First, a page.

• I can’t agree about Bell being on the same technical level, there are many others who far outstrip him technically and musically e.g. Hahn, Repin, Yang Kavakos, Fischer (can’t understand why hasn’t he been mentioned)

  • Would it be too much asking for to include some circumstances like; venue and/or year, participating artists and orchestra (if any) and composer/music?
    It would increase readability 1000 times…

  • A short, short list of live performances would include: Joshua Bell, Joseph Silverstein, Itzhak Perlman, Ray chen

    • The violinist who had this most fantastic ‘sundrenched’ sound. My all time favourite.
      Mr Lebrecht tells us he once heard Jascha Heifetz. Well,I once heard Zino Francescatti. Who is one step ahead of who?!
      To be more serious,I greatly admire both of these two immortal violinists

    • szigeti is left out because he wasn’t much of a technician and had to fight his way into the arena
      not being an air head virtuoso,as most violinists
      tend to be.

  • Not that I disagree, but interesting to be listing Midori and not such contemporaries as Joshua Bell, Maxim Vengerov, or Christian Tetzlaff.

    Hard to disagree with the top 3, in any case.

      • Like him or not, he’s arguably the biggest violin star in the business these days. At least in the U.S. I’m not a particularly big fan because of his very conservative repertoire choices – play Tchaikovsky and Bruch everywhere, get a nice check.

  • milstein, my favorite and oistrakh whose american debut i heard. every violinist i could recognize was there including fritz kreisler. if i recall correctly, oistrakh played at 5:30, elman at 2:30 and stern at 8:30.

  • A list that begins– not merely contains–with Nathan Milstein, is a perfect list.

    But I’d argue that someone like Ruggiero Ricci, who was one in his generation who played violinists’ violin music more than anybody, and thereby gave us Paganini, Ernst, Wieniawsky and so many others, beyond the typical repertoire morsels, surely is a top-10 violinist; certainly more so than the out-of-left-field (it’s a baseball term, for you Brits who don’t know,) #10 in this list.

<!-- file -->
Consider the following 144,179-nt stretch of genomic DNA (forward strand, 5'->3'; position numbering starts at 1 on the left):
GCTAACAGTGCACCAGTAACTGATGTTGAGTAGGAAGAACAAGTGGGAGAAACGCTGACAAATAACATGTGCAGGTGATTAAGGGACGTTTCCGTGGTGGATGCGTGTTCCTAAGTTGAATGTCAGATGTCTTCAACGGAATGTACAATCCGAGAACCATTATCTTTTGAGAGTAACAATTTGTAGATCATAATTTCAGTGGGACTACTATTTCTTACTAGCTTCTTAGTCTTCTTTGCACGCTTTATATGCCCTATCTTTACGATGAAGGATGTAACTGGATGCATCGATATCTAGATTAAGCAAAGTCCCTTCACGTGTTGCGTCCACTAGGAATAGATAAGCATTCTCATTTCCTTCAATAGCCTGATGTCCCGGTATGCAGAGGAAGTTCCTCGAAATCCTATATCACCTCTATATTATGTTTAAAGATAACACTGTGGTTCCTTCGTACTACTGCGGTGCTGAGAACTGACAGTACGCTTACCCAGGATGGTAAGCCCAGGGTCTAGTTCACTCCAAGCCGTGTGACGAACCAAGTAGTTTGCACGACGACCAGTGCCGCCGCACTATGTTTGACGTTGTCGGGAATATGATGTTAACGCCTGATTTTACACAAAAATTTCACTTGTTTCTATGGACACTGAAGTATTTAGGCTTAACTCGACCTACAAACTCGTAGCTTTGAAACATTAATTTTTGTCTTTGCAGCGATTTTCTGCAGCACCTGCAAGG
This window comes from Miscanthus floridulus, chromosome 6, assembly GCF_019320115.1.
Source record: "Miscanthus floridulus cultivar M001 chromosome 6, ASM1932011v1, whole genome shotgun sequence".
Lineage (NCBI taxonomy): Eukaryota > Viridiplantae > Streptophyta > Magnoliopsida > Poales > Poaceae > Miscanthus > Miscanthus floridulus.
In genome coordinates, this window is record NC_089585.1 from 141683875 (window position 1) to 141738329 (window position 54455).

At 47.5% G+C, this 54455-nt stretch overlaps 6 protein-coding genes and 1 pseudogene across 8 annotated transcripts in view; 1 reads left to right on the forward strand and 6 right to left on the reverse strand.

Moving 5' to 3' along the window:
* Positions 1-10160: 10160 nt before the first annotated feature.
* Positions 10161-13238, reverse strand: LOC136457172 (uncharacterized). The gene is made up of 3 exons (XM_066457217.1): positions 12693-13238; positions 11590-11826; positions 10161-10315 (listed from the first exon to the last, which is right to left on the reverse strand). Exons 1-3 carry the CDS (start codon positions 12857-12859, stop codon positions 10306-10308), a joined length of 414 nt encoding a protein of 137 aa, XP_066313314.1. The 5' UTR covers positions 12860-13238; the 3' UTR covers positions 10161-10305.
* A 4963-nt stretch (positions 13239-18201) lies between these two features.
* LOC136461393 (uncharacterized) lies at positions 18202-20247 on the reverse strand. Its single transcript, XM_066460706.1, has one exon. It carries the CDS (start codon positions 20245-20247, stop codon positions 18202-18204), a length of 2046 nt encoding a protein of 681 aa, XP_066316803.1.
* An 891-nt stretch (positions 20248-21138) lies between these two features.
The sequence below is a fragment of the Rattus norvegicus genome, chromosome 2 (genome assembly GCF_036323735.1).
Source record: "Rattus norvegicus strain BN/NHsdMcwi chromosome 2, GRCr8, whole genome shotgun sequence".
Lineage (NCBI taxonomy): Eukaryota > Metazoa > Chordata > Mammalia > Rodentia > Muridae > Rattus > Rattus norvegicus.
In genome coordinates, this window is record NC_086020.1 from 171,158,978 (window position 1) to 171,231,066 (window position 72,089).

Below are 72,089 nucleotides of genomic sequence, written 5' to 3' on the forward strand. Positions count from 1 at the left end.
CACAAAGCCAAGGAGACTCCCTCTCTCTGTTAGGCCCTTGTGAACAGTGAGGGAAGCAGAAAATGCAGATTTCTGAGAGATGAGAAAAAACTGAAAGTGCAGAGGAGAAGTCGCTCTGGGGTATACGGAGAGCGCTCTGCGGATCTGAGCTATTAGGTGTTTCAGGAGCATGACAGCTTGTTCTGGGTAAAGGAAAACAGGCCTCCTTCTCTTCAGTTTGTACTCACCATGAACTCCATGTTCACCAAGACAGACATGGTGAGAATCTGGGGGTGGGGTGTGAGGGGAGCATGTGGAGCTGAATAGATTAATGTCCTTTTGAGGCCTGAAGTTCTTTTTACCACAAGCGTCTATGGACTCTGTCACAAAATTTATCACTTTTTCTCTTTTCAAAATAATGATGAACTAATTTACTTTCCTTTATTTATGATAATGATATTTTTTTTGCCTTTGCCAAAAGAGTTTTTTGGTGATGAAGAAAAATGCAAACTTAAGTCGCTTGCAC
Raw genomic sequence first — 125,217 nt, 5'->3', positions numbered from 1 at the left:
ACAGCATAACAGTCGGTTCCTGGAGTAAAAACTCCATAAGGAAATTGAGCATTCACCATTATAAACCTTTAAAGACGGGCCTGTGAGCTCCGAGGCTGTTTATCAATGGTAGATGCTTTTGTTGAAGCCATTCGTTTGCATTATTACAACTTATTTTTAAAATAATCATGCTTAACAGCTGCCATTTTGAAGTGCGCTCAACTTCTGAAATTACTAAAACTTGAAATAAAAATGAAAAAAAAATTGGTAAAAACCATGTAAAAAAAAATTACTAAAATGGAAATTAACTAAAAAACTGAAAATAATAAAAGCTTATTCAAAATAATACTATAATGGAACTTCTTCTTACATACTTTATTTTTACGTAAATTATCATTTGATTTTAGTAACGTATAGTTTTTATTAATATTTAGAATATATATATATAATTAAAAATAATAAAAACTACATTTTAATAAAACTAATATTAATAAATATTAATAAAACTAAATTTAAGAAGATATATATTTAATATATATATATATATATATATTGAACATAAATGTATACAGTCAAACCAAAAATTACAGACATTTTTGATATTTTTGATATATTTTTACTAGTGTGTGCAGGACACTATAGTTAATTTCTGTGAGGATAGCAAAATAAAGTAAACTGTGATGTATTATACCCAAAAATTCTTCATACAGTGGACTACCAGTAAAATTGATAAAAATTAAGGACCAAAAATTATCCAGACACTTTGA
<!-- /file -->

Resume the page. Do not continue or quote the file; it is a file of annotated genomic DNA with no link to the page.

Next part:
• Gitlis matters because he put much of the early twentieth century concerto repertoire into the active repertoire with his influential recordings. His musicianship may be controversial (I LOVE his playing in many ways) but his activism early on is more of an influence on today’s violinists.

  • Here’s a few more:
    Albert Sammons,Alfredo Campoli,Aldo Ferraresi,Vasa Prihoda,Toscha Seidel,Mischa Elman.
    Admittedly,Campoli is the only one of this list who I heard in concert. However,the others recorded in the time when facilities for editing were virtually zero. IMO,these recordings count as some kind of live performances

    • Neville Marriner was convinced I’d heard Sammons because of how I had written about him in The Song of Names. I had to prove to Neville that he stopped playing in public about the time I was born.

  • Here goes:
    1) Aaron Rosand
    2)Itzhak Perlman
    3) James Ehnes
    4)Gil Shaham
    5) Gidon Kremer
    6)Petr Messiereur
    7) Gerard Poulet
    8) Anne Sophie Mutter
    9) Midori
    10) Hilary Hahn

    • Who on earth gave my comments a thumbs down for mentioning Aaron Rosand? The man is a musical genius and is infinitely kind. His art should have been better known had politics not sabotaged his career.

    • Oh yes, Aaron Rosand. But remember, the original list is people Norman has heard live. And he may not be among them.

      • The title says “…that really matter.”
        not “…whom I heard live.”

        Or does NL think he is God and that’s the same?

        Btw, English is not my mother tongue, but shouldn’t it read “… who really matter.”?

    • Delighted you mentioned Rosand. I heard him three times during the 1980s and was certain he was then the finest violinist anywhere. Crossing Stern and being a target for the Stern mafia robbed too many from hearing him.

    • Would anyone who loves the violin as an art form
      cross the street to buy a ticket, spend an evening with any of the 10 listed players ..? A more depressing group one cannot imagine .

      • Anyone who loves the violin would indeed happily do so. I doubt you even know who numbers 6 and 7 are. Sadly number 6 is no longer among us. Do you even play the instrument?

  • This is a matter that we have been discussing on LinkedIn for nearly 4 years now, and are into a 4th Volume…and still we have no definitive Top 10 of Violinists…and I don’t think it could ever be without contention!